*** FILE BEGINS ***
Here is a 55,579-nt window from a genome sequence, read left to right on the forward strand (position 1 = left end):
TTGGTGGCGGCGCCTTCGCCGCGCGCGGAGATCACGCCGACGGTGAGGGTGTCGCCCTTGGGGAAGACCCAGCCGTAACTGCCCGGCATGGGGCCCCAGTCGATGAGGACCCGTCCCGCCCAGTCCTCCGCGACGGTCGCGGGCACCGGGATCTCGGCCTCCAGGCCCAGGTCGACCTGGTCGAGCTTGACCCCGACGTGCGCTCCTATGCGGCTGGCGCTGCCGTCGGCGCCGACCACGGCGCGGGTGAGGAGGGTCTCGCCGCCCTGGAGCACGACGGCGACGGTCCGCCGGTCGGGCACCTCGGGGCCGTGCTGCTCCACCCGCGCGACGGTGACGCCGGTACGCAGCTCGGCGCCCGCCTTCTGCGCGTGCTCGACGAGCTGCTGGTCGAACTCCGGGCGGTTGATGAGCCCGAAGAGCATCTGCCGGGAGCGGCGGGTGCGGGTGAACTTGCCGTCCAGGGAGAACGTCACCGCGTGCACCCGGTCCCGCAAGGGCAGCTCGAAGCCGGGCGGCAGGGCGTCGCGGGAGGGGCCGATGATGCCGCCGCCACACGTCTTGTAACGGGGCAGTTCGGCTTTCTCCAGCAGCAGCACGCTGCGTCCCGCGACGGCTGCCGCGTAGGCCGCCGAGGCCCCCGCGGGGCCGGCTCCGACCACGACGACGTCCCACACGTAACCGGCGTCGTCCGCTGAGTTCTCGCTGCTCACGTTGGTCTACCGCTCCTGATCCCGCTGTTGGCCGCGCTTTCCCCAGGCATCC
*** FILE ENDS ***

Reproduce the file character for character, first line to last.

Here is a 55,579-nt window from a genome sequence, read left to right on the forward strand (position 1 = left end):
TTGGTGGCGGCGCCTTCGCCGCGCGCGGAGATCACGCCGACGGTGAGGGTGTCGCCCTTGGGGAAGACCCAGCCGTAACTGCCCGGCATGGGGCCCCAGTCGATGAGGACCCGTCCCGCCCAGTCCTCCGCGACGGTCGCGGGCACCGGGATCTCGGCCTCCAGGCCCAGGTCGACCTGGTCGAGCTTGACCCCGACGTGCGCTCCTATGCGGCTGGCGCTGCCGTCGGCGCCGACCACGGCGCGGGTGAGGAGGGTCTCGCCGCCCTGGAGCACGACGGCGACGGTCCGCCGGTCGGGCACCTCGGGGCCGTGCTGCTCCACCCGCGCGACGGTGACGCCGGTACGCAGCTCGGCGCCCGCCTTCTGCGCGTGCTCGACGAGCTGCTGGTCGAACTCCGGGCGGTTGATGAGCCCGAAGAGCATCTGCCGGGAGCGGCGGGTGCGGGTGAACTTGCCGTCCAGGGAGAACGTCACCGCGTGCACCCGGTCCCGCAAGGGCAGCTCGAAGCCGGGCGGCAGGGCGTCGCGGGAGGGGCCGATGATGCCGCCGCCACACGTCTTGTAACGGGGCAGTTCGGCTTTCTCCAGCAGCAGCACGCTGCGTCCCGCGACGGCTGCCGCGTAGGCCGCCGAGGCCCCCGCGGGGCCGGCTCCGACCACGACGACGTCCCACACGTAACCGGCGTCGTCCGCTGAGTTCTCGCTGCTCACGTTGGTCTACCGCTCCTGATCCCGCTGTTGGCCGCGCTTTCCCCAGGCATCC